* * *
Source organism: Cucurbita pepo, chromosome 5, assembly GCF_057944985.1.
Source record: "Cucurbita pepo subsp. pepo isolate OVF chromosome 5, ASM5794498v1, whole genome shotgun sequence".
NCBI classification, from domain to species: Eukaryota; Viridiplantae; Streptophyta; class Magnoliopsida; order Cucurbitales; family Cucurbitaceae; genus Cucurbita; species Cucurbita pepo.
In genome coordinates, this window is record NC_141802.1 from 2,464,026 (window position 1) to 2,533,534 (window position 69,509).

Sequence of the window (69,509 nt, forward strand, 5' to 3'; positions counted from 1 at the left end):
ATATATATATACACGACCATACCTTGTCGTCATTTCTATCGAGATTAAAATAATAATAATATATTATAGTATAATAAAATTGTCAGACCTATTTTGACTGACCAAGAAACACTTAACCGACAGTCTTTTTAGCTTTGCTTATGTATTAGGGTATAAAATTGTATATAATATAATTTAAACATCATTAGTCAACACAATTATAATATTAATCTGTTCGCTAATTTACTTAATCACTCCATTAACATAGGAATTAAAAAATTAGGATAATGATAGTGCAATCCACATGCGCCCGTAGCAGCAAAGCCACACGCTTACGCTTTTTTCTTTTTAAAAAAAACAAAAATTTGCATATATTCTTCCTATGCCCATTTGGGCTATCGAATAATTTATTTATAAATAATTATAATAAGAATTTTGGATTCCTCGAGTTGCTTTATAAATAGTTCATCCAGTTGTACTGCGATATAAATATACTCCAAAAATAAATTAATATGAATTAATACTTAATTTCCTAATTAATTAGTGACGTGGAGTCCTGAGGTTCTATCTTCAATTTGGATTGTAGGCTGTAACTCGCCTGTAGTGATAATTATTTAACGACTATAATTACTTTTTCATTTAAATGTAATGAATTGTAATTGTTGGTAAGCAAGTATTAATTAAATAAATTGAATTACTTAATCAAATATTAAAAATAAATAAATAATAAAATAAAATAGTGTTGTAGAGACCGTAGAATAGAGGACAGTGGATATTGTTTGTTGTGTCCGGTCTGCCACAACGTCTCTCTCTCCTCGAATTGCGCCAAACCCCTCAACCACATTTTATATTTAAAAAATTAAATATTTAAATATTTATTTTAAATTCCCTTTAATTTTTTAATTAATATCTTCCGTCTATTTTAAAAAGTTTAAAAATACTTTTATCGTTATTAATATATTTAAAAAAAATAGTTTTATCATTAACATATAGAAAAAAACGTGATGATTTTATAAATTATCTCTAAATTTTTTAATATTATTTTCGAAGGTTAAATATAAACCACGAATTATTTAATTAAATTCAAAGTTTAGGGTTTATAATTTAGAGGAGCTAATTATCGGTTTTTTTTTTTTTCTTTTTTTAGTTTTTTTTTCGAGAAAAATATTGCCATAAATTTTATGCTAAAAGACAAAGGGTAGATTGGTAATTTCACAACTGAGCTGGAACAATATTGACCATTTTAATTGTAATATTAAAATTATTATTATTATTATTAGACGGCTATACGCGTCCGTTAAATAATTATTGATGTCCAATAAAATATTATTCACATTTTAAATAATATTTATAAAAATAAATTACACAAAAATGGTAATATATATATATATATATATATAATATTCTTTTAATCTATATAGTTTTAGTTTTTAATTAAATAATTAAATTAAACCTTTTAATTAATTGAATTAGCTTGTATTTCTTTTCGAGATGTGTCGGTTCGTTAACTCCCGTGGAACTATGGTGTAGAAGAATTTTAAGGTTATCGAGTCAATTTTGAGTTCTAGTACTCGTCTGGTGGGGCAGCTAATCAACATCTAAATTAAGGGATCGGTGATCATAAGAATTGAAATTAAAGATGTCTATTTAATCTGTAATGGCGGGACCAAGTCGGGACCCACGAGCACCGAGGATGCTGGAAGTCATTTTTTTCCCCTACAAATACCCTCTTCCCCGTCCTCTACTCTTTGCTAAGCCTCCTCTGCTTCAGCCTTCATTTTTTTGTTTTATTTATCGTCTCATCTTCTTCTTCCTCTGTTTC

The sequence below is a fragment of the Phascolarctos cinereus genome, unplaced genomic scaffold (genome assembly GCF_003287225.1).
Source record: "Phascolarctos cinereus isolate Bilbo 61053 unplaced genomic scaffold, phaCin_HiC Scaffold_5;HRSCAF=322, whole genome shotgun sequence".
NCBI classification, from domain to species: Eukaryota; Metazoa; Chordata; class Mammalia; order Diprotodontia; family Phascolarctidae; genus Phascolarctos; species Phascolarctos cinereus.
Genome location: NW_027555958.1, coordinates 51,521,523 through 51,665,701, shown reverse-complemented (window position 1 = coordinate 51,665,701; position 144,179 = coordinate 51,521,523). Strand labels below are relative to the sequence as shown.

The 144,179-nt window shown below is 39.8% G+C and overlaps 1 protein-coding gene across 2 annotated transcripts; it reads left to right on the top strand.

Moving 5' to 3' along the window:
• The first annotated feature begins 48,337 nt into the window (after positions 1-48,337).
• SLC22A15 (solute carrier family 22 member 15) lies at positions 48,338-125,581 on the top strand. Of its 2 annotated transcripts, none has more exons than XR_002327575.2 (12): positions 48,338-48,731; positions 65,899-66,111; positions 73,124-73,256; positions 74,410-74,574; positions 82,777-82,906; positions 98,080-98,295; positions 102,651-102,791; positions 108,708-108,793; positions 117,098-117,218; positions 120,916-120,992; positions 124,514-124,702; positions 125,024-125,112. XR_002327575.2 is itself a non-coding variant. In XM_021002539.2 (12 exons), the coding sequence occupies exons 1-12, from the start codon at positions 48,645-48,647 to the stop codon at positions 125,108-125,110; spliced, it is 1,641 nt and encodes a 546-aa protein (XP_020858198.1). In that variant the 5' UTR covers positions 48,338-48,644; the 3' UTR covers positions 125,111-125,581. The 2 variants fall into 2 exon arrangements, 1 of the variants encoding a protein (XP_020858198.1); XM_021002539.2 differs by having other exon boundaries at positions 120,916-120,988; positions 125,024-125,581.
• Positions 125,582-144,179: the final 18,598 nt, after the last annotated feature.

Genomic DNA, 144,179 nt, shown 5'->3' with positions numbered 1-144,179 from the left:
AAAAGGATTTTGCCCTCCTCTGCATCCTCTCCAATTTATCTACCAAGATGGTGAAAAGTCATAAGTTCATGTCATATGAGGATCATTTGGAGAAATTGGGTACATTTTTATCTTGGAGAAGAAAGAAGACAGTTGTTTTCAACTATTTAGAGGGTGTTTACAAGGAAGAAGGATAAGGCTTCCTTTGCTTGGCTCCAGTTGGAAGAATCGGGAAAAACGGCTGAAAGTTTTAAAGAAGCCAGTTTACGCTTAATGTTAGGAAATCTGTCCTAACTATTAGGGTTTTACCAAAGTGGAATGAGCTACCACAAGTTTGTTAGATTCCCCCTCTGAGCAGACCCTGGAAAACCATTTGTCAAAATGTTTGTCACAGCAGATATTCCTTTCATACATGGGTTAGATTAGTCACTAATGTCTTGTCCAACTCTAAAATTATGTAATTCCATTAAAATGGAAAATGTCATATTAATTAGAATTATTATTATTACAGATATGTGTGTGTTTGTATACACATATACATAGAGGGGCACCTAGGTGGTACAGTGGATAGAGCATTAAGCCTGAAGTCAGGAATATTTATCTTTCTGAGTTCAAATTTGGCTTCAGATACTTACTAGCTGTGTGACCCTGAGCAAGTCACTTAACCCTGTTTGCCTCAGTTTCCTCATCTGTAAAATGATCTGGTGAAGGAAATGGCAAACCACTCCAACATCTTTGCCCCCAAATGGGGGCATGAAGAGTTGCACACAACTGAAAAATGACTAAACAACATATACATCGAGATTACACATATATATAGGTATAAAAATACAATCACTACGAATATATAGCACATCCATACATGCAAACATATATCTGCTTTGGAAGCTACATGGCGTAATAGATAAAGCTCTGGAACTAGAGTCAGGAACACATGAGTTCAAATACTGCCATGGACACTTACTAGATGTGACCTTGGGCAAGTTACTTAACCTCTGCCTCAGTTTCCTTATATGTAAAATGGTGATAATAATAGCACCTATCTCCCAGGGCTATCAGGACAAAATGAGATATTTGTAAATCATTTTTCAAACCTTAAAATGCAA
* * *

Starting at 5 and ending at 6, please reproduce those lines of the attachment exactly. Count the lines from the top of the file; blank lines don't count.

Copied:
Sequence of the window (69,509 nt, forward strand, 5' to 3'; positions counted from 1 at the left end):
ATATATATATACACGACCATACCTTGTCGTCATTTCTATCGAGATTAAAATAATAATAATATATTATAGTATAATAAAATTGTCAGACCTATTTTGACTGACCAAGAAACACTTAACCGACAGTCTTTTTAGCTTTGCTTATGTATTAGGGTATAAAATTGTATATAATATAATTTAAACATCATTAGTCAACACAATTATAATATTAATCTGTTCGCTAATTTACTTAATCACTCCATTAACATAGGAATTAAAAAATTAGGATAATGATAGTGCAATCCACATGCGCCCGTAGCAGCAAAGCCACACGCTTACGCTTTTTTCTTTTTAAAAAAAACAAAAATTTGCATATATTCTTCCTATGCCCATTTGGGCTATCGAATAATTTATTTATAAATAATTATAATAAGAATTTTGGATTCCTCGAGTTGCTTTATAAATAGTTCATCCAGTTGTACTGCGATATAAATATACTCCAAAAATAAATTAATATGAATTAATACTTAATTTCCTAATTAATTAGTGACGTGGAGTCCTGAGGTTCTATCTTCAATTTGGATTGTAGGCTGTAACTCGCCTGTAGTGATAATTATTTAACGACTATAATTACTTTTTCATTTAAATGTAATGAATTGTAATTGTTGGTAAGCAAGTATTAATTAAATAAATTGAATTACTTAATCAAATATTAAAAATAAATAAATAATAAAATAAAATAGTGTTGTAGAGACCGTAGAATAGAGGACAGTGGATATTGTTTGTTGTGTCCGGTCTGCCACAACGTCTCTCTCTCCTCGAATTGCGCCAAACCCCTCAACCACATTTTATATTTAAAAAATTAAATATTTAAATATTTATTTTAAATTCCCTTTAATTTTTTAATTAATATCTTCCGTCTATTTTAAAAAGTTTAAAAATACTTTTATCGTTATTAATATATTTAAAAAAAATAGTTTTATCATTAACATATAGAAAAAAACGTGATGATTTTATAAATTATCTCTAAATTTTTTAATATTATTTTCGAAGGTTAAATATAAACCACGAATTATTTAATTAAATTCAAAGTTTAGGGTTTATAATTTAGAGGAGCTAATTATCGGTTTTTTTTTTTTTCTTTTTTTAGTTTTTTTTTCGAGAAAAATATTGCCATAAATTTTATGCTAAAAGACAAAGGGTAGATTGGTAATTTCACAACTGAGCTGGAACAATATTGACCATTTTAATTGTAATATTAAAATTATTATTATTATTATTAGACGGCTATACGCGTCCGTTAAATAATTATTGATGTCCAATAAAATATTATTCACATTTTAAATAATATTTATAAAAATAAATTACACAAAAATGGTAATATATATATATATATATATATAATATTCTTTTAATCTATATAGTTTTAGTTTTTAATTAAATAATTAAATTAAACCTTTTAATTAATTGAATTAGCTTGTATTTCTTTTCGAGATGTGTCGGTTCGTTAACTCCCGTGGAACTATGGTGTAGAAGAATTTTAAGGTTATCGAGTCAATTTTGAGTTCTAGTACTCGTCTGGTGGGGCAGCTAATCAACATCTAAATTAAGGGATCGGTGATCATAAGAATTGAAATTAAAGATGTCTATTTAATCTGTAATGGCGGGACCAAGTCGGGACCCACGAGCACCGAGGATGCTGGAAGTCATTTTTTTCCCCTACAAATACCCTCTTCCCCGTCCTCTACTCTTTGCTAAGCCTCCTCTGCTTCAGCCTTCATTTTTTTGTTTTATTTATCGTCTCATCTTCTTCTTCCTCTGTTTC